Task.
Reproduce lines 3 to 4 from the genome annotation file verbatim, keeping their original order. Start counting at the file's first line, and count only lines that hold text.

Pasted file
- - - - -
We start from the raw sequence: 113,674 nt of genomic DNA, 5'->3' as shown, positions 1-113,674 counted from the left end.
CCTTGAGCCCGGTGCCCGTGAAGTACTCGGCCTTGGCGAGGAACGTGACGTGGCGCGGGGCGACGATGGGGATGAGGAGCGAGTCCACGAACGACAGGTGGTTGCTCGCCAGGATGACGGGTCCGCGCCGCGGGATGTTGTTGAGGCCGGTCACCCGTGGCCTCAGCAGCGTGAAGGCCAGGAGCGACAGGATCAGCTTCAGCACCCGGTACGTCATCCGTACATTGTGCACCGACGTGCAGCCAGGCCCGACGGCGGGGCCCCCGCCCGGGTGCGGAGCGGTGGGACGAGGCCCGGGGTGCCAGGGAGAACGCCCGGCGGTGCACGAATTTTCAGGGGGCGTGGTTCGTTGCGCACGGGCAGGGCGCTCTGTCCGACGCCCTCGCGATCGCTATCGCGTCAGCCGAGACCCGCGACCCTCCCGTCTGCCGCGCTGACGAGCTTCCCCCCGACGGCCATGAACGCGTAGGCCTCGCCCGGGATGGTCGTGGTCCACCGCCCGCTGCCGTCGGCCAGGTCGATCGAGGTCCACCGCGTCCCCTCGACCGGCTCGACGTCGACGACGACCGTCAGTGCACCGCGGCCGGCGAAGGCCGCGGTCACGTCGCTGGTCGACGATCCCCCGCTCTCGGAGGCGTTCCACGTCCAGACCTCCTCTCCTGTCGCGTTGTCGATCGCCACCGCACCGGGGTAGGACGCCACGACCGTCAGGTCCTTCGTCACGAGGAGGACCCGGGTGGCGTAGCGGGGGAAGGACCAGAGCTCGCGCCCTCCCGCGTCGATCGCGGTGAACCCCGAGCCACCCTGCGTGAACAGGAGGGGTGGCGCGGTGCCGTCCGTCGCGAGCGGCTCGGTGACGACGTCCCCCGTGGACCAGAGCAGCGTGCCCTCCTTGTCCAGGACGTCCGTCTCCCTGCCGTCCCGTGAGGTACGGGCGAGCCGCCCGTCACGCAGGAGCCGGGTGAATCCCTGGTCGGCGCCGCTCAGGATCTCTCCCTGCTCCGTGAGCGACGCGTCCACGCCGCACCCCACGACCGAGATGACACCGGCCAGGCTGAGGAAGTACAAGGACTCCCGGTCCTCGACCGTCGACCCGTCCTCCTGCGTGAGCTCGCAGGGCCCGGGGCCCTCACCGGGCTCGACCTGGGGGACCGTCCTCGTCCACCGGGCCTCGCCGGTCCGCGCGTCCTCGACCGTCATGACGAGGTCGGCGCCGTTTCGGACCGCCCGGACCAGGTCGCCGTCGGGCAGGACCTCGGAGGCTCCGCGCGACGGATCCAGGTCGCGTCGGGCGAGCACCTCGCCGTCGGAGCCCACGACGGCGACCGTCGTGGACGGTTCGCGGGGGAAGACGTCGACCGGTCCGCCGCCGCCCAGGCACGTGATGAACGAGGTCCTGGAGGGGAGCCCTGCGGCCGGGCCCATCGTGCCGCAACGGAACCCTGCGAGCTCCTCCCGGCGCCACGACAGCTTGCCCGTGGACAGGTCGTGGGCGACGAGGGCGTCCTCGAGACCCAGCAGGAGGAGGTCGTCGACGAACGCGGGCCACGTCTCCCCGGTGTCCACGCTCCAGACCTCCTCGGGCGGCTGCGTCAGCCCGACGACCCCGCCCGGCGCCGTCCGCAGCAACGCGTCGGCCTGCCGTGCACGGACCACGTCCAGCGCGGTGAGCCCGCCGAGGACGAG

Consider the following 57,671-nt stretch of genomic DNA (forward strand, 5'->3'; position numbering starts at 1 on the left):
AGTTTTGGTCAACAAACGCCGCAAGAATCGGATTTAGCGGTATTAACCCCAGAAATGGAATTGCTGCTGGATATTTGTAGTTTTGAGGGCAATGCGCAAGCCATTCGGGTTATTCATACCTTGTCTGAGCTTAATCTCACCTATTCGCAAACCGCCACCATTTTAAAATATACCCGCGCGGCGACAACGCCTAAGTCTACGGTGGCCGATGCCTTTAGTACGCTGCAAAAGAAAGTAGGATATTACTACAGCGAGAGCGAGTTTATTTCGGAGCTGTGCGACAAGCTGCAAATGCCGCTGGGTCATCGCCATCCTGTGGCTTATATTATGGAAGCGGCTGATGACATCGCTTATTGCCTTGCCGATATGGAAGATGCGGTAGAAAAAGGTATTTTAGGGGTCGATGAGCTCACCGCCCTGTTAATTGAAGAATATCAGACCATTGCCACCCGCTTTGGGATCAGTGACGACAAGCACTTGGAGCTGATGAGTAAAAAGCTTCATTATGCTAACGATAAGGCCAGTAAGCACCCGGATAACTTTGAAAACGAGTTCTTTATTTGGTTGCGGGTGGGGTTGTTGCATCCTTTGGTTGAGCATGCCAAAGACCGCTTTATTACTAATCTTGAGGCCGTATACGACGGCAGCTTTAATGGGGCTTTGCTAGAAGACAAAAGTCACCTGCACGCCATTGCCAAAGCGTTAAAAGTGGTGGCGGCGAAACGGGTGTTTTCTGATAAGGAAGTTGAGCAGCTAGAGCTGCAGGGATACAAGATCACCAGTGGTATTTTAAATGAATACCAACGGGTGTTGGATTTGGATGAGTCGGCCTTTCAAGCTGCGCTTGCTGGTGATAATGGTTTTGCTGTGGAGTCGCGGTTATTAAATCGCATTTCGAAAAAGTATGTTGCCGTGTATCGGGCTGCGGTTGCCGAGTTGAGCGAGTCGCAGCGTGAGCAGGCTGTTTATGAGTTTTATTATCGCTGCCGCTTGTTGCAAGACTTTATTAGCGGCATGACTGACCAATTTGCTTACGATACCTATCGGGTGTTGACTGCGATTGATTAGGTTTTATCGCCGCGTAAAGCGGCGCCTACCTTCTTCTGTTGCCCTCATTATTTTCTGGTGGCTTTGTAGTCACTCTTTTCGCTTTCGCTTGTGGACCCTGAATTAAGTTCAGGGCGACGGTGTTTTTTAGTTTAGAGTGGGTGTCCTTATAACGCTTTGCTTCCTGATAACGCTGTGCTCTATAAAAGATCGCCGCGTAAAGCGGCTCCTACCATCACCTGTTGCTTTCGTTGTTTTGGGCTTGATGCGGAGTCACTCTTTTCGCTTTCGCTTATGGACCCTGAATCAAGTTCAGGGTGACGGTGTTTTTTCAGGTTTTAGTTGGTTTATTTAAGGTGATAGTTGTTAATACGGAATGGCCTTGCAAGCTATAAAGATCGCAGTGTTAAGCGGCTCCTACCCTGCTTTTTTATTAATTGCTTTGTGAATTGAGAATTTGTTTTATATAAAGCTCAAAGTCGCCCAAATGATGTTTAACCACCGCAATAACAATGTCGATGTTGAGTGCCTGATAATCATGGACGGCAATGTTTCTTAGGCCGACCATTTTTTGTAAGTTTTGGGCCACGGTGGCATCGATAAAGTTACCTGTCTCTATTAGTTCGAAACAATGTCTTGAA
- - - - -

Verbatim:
Consider the following 57,671-nt stretch of genomic DNA (forward strand, 5'->3'; position numbering starts at 1 on the left):
AGTTTTGGTCAACAAACGCCGCAAGAATCGGATTTAGCGGTATTAACCCCAGAAATGGAATTGCTGCTGGATATTTGTAGTTTTGAGGGCAATGCGCAAGCCATTCGGGTTATTCATACCTTGTCTGAGCTTAATCTCACCTATTCGCAAACCGCCACCATTTTAAAATATACCCGCGCGGCGACAACGCCTAAGTCTACGGTGGCCGATGCCTTTAGTACGCTGCAAAAGAAAGTAGGATATTACTACAGCGAGAGCGAGTTTATTTCGGAGCTGTGCGACAAGCTGCAAATGCCGCTGGGTCATCGCCATCCTGTGGCTTATATTATGGAAGCGGCTGATGACATCGCTTATTGCCTTGCCGATATGGAAGATGCGGTAGAAAAAGGTATTTTAGGGGTCGATGAGCTCACCGCCCTGTTAATTGAAGAATATCAGACCATTGCCACCCGCTTTGGGATCAGTGACGACAAGCACTTGGAGCTGATGAGTAAAAAGCTTCATTATGCTAACGATAAGGCCAGTAAGCACCCGGATAACTTTGAAAACGAGTTCTTTATTTGGTTGCGGGTGGGGTTGTTGCATCCTTTGGTTGAGCATGCCAAAGACCGCTTTATTACTAATCTTGAGGCCGTATACGACGGCAGCTTTAATGGGGCTTTGCTAGAAGACAAAAGTCACCTGCACGCCATTGCCAAAGCGTTAAAAGTGGTGGCGGCGAAACGGGTGTTTTCTGATAAGGAAGTTGAGCAGCTAGAGCTGCAGGGATACAAGATCACCAGTGGTATTTTAAATGAATACCAACGGGTGTTGGATTTGGATGAGTCGGCCTTTCAAGCTGCGCTTGCTGGTGATAATGGTTTTGCTGTGGAGTCGCGGTTATTAAATCGCATTTCGAAAAAGTATGTTGCCGTGTATCGGGCTGCGGTTGCCGAGTTGAGCGAGTCGCAGCGTGAGCAGGCTGTTTATGAGTTTTATTATCGCTGCCGCTTGTTGCAAGACTTTATTAGCGGCATGACTGACCAATTTGCTTACGATACCTATCGGGTGTTGACTGCGATTGATTAGGTTTTATCGCCGCGTAAAGCGGCGCCTACCTTCTTCTGTTGCCCTCATTATTTTCTGGTGGCTTTGTAGTCACTCTTTTCGCTTTCGCTTGTGGACCCTGAATTAAGTTCAGGGCGACGGTGTTTTTTAGTTTAGAGTGGGTGTCCTTATAACGCTTTGCTTCCTGATAACGCTGTGCTCTATAAAAGATCGCCGCGTAAAGCGGCTCCTACCATCACCTGTTGCTTTCGTTGTTTTGGGCTTGATGCGGAGTCACTCTTTTCGCTTTCGCTTATGGACCCTGAATCAAGTTCAGGGTGACGGTGTTTTTTCAGGTTTTAGTTGGTTTATTTAAGGTGATAGTTGTTAATACGGAATGGCCTTGCAAGCTATAAAGATCGCAGTGTTAAGCGGCTCCTACCCTGCTTTTTTATTAATTGCTTTGTGAATTGAGAATTTGTTTTATATAAAGCTCAAAGTCGCCCAAATGATGTTTAACCACCGCAATAACAATGTCGATGTTGAGTGCCTGATAATCATGGACGGCAATGTTTCTTAGGCCGACCATTTTTTGTAAGTTTTGGGCCACGGTGGCATCGATAAAGTTACCTGTCTCTATTAGTTCGAAACAATGTCTTGAA